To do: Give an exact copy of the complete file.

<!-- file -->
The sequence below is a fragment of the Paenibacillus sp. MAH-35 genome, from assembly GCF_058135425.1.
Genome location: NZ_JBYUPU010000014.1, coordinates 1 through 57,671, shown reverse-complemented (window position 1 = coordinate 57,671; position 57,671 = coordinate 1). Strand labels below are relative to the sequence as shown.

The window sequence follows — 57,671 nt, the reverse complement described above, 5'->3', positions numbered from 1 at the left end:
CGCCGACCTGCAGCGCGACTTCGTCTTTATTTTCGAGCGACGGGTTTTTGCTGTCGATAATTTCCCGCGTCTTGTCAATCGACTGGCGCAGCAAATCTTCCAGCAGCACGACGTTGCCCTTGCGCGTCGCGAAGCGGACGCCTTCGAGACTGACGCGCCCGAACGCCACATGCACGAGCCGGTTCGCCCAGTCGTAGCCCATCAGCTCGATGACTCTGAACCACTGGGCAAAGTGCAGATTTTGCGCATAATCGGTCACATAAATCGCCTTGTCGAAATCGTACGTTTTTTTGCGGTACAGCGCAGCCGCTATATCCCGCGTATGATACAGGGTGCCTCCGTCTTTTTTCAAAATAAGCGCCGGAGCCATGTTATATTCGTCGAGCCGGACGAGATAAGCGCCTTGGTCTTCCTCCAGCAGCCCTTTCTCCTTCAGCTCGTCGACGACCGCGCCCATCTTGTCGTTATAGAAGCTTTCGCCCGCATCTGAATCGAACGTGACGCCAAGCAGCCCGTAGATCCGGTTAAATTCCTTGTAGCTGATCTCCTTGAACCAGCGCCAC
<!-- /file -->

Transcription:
The sequence below is a fragment of the Paenibacillus sp. MAH-35 genome, from assembly GCF_058135425.1.
Genome location: NZ_JBYUPU010000014.1, coordinates 1 through 57,671, shown reverse-complemented (window position 1 = coordinate 57,671; position 57,671 = coordinate 1). Strand labels below are relative to the sequence as shown.

The window sequence follows — 57,671 nt, the reverse complement described above, 5'->3', positions numbered from 1 at the left end:
CGCCGACCTGCAGCGCGACTTCGTCTTTATTTTCGAGCGACGGGTTTTTGCTGTCGATAATTTCCCGCGTCTTGTCAATCGACTGGCGCAGCAAATCTTCCAGCAGCACGACGTTGCCCTTGCGCGTCGCGAAGCGGACGCCTTCGAGACTGACGCGCCCGAACGCCACATGCACGAGCCGGTTCGCCCAGTCGTAGCCCATCAGCTCGATGACTCTGAACCACTGGGCAAAGTGCAGATTTTGCGCATAATCGGTCACATAAATCGCCTTGTCGAAATCGTACGTTTTTTTGCGGTACAGCGCAGCCGCTATATCCCGCGTATGATACAGGGTGCCTCCGTCTTTTTTCAAAATAAGCGCCGGAGCCATGTTATATTCGTCGAGCCGGACGAGATAAGCGCCTTGGTCTTCCTCCAGCAGCCCTTTCTCCTTCAGCTCGTCGACGACCGCGCCCATCTTGTCGTTATAGAAGCTTTCGCCCGCATCTGAATCGAACGTGACGCCAAGCAGCCCGTAGATCCGGTTAAATTCCTTGTAGCTGATCTCCTTGAACCAGCGCCAC